This has been a long time coming for me. I have felt the nudge for quite some time, but more recently I haven’t been able to let it go. My sister and I often discuss the idea of giving up our phones, especially in light of her little babe who is 8 months old and can’t help but stare at a smartphone that is within sight. My friend is a high school teacher who challenged her students and herself to fight consumerism in a variety of ways, one of which was “unplugging.” I was appalled when I heard that in China, on the day of the release of the iPhone 6, there were tailors at the Apple store to alter pocket sizes for people so the phone with fit in their pockets! And most recently I attended a conference in which the pastor spoke about letting go of the things that hinder, living “delightfully detached” in the world. That was the final nudge for me.
Now I don’t really think I am addicted to my phone. But I certainly spend way more time on it than necessary. It is not necessary to wake up and immediately check all of my social media and emails, even before getting out of bed. It is not necessary to scroll through my phone instead of looking up and smiling at the people in the check-out line with me. It is not necessary to check my Instagram every five minutes, just in case one more picture has been put up. And it is ridiculously unnecessary to feel the need to surf through Pinterest and the internet while I watch TV, an already a mindless and consuming activity. It is not necessary. (I might also note that I don’t use my phone for email or the calendar or any other really useful tools that most people use so often! So, no, it is really is not necessary.)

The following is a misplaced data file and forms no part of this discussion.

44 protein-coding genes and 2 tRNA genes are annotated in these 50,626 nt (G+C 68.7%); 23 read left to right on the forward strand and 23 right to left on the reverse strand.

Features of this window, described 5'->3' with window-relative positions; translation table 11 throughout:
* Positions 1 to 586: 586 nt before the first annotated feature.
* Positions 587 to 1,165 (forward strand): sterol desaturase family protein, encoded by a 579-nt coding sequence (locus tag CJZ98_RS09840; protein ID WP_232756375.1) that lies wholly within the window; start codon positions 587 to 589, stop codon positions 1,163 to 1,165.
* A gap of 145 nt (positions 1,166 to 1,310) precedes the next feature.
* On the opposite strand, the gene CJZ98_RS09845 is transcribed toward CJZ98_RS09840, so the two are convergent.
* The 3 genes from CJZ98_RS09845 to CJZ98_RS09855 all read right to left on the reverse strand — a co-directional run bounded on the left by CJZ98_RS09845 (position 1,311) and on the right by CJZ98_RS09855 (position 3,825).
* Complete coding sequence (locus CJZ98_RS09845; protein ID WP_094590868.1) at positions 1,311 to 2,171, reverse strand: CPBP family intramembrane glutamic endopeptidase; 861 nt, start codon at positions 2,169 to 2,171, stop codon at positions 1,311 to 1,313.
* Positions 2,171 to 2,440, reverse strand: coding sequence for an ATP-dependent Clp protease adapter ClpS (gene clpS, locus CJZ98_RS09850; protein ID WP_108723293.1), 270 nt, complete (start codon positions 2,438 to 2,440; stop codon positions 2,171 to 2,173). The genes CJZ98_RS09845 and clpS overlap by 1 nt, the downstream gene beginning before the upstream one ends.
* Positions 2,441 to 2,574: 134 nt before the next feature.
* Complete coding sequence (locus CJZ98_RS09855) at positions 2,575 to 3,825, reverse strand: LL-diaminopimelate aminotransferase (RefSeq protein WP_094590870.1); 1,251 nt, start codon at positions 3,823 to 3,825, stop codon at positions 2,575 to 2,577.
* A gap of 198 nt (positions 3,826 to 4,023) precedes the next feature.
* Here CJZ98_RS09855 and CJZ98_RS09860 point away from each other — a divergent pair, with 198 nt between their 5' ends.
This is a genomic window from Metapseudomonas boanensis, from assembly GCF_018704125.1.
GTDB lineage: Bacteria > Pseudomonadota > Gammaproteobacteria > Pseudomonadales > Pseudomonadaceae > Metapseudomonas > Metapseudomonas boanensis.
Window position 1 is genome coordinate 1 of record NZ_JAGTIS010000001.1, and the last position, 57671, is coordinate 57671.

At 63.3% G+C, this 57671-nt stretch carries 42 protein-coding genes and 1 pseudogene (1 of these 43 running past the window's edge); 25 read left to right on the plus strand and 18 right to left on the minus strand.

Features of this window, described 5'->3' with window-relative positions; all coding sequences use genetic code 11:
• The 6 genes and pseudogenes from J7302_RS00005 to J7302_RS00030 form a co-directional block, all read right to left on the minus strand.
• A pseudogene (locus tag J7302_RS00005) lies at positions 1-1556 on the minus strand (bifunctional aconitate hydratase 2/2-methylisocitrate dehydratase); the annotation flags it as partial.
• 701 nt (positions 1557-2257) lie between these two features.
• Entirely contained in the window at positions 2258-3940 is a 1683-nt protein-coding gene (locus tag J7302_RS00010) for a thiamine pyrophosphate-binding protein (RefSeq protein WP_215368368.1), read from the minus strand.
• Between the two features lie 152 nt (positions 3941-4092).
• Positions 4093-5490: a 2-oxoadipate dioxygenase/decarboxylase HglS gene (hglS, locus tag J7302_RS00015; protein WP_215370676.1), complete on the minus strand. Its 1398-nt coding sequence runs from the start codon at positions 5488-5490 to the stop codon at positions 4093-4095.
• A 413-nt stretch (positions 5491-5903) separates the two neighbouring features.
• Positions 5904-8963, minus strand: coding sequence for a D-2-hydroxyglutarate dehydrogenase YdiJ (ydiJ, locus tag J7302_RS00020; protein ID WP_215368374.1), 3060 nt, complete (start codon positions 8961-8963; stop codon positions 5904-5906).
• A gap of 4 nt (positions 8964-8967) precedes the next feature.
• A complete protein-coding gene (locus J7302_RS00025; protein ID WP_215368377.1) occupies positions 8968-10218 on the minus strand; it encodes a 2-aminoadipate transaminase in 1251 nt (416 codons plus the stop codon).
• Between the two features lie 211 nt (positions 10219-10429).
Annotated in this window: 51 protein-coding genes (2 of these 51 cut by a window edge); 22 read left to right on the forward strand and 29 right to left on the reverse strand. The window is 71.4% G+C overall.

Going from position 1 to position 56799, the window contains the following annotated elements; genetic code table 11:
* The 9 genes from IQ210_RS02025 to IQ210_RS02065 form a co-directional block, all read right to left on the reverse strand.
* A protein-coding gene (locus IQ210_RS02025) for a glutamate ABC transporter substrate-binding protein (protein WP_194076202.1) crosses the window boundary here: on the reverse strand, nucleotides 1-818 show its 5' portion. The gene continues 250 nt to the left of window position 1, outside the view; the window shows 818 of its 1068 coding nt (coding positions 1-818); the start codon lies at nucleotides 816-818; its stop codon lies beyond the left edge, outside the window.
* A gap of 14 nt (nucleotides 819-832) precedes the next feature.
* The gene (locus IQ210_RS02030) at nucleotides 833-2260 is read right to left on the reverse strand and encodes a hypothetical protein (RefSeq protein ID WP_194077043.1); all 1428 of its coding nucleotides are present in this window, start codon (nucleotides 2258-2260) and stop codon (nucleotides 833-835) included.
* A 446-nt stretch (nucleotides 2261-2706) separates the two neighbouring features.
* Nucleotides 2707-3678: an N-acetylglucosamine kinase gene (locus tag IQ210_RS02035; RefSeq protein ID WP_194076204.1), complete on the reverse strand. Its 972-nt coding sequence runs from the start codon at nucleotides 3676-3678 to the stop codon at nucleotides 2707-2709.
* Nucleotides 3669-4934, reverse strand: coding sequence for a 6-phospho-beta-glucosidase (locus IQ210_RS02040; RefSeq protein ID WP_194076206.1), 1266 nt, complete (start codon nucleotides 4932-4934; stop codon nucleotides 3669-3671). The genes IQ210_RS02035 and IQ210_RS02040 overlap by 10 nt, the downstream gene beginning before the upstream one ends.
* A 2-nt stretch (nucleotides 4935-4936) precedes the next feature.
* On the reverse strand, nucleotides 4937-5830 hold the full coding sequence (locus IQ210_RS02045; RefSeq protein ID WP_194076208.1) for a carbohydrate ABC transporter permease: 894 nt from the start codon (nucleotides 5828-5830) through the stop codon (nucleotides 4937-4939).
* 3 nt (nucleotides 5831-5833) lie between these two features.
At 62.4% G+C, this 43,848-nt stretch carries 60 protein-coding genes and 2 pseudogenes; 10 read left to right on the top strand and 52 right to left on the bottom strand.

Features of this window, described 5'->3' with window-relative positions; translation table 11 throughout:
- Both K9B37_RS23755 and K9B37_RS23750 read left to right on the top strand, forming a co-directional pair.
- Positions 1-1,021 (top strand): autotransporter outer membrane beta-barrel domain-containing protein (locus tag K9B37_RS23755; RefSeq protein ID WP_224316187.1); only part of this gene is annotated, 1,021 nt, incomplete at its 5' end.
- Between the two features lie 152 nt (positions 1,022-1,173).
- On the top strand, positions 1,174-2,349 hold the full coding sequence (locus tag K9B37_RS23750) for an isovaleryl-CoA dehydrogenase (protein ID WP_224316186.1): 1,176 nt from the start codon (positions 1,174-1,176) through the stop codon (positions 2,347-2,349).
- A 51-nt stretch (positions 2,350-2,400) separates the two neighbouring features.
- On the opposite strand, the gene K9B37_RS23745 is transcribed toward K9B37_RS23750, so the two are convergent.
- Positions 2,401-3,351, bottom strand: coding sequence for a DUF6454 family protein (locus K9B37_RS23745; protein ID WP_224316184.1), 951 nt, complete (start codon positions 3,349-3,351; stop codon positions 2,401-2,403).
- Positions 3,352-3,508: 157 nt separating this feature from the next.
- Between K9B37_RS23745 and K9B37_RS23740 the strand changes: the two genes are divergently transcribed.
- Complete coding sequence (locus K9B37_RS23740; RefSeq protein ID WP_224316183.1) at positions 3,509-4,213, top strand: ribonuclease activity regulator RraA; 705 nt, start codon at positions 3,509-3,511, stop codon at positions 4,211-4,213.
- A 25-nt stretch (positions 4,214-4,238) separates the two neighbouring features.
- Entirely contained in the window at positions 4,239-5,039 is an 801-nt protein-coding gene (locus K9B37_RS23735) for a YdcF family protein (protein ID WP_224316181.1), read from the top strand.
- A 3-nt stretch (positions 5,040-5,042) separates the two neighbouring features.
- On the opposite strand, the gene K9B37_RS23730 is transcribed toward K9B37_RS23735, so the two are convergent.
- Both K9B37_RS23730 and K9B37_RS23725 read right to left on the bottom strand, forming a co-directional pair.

Again, I don’t think I am truly addicted to my phone. I must admit, though, that I was stupidly nervous about giving it up (but had to quickly let that go when the song “Addicted” was playing in the Verizon store when I went to make the switch – it was like a smack in the face). And I do not think that it is an evil tool by any means. However, I can’t deny the fact that I fear what the gross overuse of this little device is doing to our brains. Babies are immediately drawn to them in a rather scary way. Kids’ brains are developing differently, and we would be foolish to overlook or ignore the correlation with the increase in technology and screens. I am, however, just a judgmental simpleton – no scientist, by any means – so take my judgments for what they are … just judgments. (But this article gives a quick look at what is happening with kids! :))
I don’t think this step is for everyone. I think smartphones are amazing and open us up to an incredible world. For some people the technology allows them to access the world in a way that they never could before. It is truly amazing.
But for me, I want to let go of the things that hinder, the things that I don’t need. I desire to be more friendly to the strangers around me, to admire and appreciate creation without feeling the need to take a picture of it, and to let my little brain wonder about things before needing to look up the answers.
I don’t know that all of these things will happen. But I pray that this small step will in a different way open me back up to the world around me and to look to the only thing (Person) who is necessary. (And I hope I don’t eat my words in a few weeks :))
(here is the new beauty!)